"I have no idea what other people do in their spare time on business trips, but I visit supermarkets," says Marion Nestle in her book What to Eat. Marion and I would get along very well. I like to visit health food stores on vacation. (The first time I suggested to Jim that we do this on our very first vacation together, he thought I was crazy.) It's like seeing old friends (Hi Annie! Hi Nell Newman!) and new ones local to that area. Part of Marion's job is to explore how supermarkets operate, and she states early on in her book that supermarkets do not usually have your best interests in mind. "The foods that sell best and bring in the most profits are not necessarily the ones that are best for your health, and the conflict between health and business goals is at the root of public confusion about food choices."
What to Eat has been touted in the food community as The Book To Read, and I have to say I agree wholeheartedly. Nestle's tone is straightforward and she's not out to judge you, the reader; she's there to inform you about things she understands you probably don't know [and she explains the (often political) reasons why you don't]. Here are some basic rules from the book.
- "The basic principles of good diets are so simple that I can summarize them in just ten words: eat less, move more, eat lots of fruits and vegetables. For additional clarification, a five-word modifier helps: go easy on junk foods."
- Avoid food marketing claims. This one's tough because they are everywhere. And they're not only touting certain brands but also certain foods, or certain food properties. Current hot marketing topics include the probiotics added to yogurt, special tea drinks, even cereal; and soy and/or green tea added to every product on the sun. [Oh, and yogurt? Real (nonsugared) yogurt is a good choice, but the majority of yogurt available in stores is not a health food. It is a dessert.]
- Don't eat only certain fruits or vegetables at the expense of others because of their touted health claims:
My office file of studies extolling the special nutrient content or health benefits of one or another fruit or vegetable includes work on apples, avocados, broccoli, blueberries, cherries, cranberries, garlic, grapefruit, grapes, onions, pomegranates, raisins, spinach, strawberries, and tomatoes, among others. I conclude from this that all fruits and vegetables have something good about them, even though some have more of one good thing and others have more of another. That is why we nutritionists are always telling you to eat a variety of foods. It's the mix that is most beneficial and most protective.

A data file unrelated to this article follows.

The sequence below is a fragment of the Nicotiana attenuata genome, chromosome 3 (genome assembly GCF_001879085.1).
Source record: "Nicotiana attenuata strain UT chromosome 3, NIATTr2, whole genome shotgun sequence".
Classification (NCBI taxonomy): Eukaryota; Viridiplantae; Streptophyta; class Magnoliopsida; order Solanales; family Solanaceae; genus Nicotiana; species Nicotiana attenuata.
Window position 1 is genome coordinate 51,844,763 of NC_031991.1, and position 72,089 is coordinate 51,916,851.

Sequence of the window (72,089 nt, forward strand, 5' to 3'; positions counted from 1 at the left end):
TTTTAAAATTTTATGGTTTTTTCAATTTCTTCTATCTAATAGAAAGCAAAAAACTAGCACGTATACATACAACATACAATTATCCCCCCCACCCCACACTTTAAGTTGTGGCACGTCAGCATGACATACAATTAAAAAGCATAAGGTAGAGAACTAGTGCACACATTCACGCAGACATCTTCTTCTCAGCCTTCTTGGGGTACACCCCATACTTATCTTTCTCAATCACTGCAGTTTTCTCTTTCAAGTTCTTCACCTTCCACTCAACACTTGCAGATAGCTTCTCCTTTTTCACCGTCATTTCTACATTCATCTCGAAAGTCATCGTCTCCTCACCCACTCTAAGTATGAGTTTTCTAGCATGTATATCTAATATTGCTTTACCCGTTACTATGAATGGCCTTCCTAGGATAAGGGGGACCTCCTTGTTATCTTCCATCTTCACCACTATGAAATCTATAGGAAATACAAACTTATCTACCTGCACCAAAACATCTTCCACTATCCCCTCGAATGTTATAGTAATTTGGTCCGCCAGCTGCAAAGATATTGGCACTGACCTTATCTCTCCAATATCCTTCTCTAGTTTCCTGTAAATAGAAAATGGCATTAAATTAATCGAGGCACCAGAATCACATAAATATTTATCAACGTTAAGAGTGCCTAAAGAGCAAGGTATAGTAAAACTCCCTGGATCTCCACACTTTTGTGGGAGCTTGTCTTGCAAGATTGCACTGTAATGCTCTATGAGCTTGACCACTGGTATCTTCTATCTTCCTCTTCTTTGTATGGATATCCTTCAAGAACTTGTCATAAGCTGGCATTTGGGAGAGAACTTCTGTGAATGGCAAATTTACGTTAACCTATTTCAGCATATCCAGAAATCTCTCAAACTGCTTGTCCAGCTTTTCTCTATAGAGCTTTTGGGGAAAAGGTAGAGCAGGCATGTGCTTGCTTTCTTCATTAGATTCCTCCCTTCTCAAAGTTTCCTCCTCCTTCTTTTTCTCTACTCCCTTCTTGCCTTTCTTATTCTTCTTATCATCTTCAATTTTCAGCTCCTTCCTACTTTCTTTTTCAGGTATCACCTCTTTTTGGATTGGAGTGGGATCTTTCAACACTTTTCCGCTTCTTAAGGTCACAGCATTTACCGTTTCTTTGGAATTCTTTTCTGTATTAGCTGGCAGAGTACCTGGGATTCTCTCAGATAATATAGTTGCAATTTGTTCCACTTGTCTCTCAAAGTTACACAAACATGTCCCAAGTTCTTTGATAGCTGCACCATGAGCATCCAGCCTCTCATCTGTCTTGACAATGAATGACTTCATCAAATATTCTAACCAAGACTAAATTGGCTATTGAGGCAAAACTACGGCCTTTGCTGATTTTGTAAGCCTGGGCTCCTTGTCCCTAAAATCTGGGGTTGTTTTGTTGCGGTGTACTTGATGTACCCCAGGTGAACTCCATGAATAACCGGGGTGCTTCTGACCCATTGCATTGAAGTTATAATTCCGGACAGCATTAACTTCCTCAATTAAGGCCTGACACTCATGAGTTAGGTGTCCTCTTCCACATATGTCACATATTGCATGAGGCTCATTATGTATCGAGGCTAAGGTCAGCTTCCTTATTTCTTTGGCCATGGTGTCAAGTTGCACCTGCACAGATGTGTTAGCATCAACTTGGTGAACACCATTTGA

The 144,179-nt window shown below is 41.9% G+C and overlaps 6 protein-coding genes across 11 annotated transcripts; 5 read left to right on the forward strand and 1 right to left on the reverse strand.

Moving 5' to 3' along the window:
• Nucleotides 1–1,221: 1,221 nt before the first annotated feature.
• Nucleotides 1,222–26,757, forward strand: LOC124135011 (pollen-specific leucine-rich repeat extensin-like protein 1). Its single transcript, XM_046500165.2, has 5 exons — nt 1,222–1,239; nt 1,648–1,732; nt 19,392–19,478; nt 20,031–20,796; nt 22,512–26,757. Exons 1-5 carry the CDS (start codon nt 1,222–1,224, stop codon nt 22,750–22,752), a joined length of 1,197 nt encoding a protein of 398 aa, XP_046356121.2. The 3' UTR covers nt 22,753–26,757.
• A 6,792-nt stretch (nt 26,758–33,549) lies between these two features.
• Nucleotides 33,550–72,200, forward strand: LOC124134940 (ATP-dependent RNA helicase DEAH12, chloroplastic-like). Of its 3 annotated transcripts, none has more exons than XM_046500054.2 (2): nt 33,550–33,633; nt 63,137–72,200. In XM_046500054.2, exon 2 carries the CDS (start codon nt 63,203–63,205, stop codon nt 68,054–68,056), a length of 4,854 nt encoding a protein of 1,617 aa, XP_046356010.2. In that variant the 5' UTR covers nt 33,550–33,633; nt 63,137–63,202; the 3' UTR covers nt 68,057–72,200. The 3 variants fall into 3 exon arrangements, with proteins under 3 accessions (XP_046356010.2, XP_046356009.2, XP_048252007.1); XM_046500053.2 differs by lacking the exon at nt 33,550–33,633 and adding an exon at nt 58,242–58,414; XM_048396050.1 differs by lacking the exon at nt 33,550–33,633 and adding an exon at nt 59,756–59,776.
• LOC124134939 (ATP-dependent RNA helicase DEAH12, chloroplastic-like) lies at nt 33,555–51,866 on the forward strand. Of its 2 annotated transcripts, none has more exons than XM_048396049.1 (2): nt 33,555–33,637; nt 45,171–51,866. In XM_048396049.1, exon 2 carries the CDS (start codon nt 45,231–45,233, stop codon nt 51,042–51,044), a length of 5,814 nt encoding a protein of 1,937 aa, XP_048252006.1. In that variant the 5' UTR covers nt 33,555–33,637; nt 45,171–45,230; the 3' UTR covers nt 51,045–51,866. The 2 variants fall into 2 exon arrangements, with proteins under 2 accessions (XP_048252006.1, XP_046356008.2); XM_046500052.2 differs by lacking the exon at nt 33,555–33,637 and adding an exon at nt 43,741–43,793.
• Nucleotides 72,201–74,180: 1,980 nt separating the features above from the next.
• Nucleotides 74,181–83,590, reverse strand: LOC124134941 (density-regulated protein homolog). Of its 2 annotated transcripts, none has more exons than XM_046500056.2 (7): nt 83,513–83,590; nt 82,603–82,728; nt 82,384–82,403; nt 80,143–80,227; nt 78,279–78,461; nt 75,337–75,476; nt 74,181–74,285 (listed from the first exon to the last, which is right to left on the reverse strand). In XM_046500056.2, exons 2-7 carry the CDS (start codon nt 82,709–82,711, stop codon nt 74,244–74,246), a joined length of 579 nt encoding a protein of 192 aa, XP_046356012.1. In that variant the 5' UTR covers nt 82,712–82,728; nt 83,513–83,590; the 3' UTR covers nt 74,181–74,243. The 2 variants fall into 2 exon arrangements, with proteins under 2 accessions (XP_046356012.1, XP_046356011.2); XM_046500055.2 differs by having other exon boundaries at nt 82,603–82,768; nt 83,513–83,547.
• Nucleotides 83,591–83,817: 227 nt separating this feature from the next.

- Do not worry about getting enough protein. Americans get plenty of protein: "unless your diet is unusually restrictive, you will get enough protein as long as you get enough calories."
- While Nestle doesn't suggest everyone should become vegetarians, she does suggest that most people should lower the amount of meat they eat, and points out that "[t]he meat industry's big public relations problem is that vegetarians are demonstrably healthier than meat eaters. If you do not eat beef, pork, lamb, or even chicken, your risk of heart disease and certain cancers is likely to be lower than that of the average meat-eating America. And as long as you eat any other animal product at all---dairy, fish, or eggs---you can avoid eating meat without affecting the nutritional quality of your diet."
- If you're going to eat fish, you should be informed on the kind of toxins in that fish and how often it is safe to eat it. Don't necessarily trust the seafood industry for this information. (Nestle points out a huge difference between the safety of albacore tuna and tongol tuna that no one in the tuna industry is going to talk about.) The best place to find out this information (besides this book) is Seafood Watch, a guide created by the Monterey Bay Aquarium that is frequently updated.
- "'Fruit concentrate,' according to the U.S. Dietary Guidelines, is a euphemism for sugars." So a label that says "Made with real fruit" or "100% fruit juice" does not necessarily mean that it is healthy. Read the actual ingredients and then decide.
What to Eat is a book to purchase, read, and then keep around for reference. I finished reading this book earlier this week, and it already influenced the choices I made shopping at the grocery store today and it will continue to do so in the long run.